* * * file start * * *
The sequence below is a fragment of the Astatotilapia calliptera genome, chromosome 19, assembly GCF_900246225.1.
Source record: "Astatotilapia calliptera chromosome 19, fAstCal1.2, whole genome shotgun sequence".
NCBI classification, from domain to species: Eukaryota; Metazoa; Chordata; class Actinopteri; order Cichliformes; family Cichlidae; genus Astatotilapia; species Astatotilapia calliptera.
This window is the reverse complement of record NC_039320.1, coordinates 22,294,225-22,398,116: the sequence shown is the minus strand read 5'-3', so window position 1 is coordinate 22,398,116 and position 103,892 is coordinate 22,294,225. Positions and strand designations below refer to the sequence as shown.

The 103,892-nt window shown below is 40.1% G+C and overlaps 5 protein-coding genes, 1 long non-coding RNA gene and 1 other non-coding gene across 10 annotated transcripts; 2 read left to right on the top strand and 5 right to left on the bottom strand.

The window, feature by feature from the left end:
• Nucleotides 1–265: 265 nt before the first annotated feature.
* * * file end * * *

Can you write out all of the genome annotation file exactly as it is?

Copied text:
The sequence below is a fragment of the Astatotilapia calliptera genome, chromosome 19, assembly GCF_900246225.1.
Source record: "Astatotilapia calliptera chromosome 19, fAstCal1.2, whole genome shotgun sequence".
NCBI classification, from domain to species: Eukaryota; Metazoa; Chordata; class Actinopteri; order Cichliformes; family Cichlidae; genus Astatotilapia; species Astatotilapia calliptera.
This window is the reverse complement of record NC_039320.1, coordinates 22,294,225-22,398,116: the sequence shown is the minus strand read 5'-3', so window position 1 is coordinate 22,398,116 and position 103,892 is coordinate 22,294,225. Positions and strand designations below refer to the sequence as shown.

The 103,892-nt window shown below is 40.1% G+C and overlaps 5 protein-coding genes, 1 long non-coding RNA gene and 1 other non-coding gene across 10 annotated transcripts; 2 read left to right on the top strand and 5 right to left on the bottom strand.

The window, feature by feature from the left end:
• Nucleotides 1–265: 265 nt before the first annotated feature.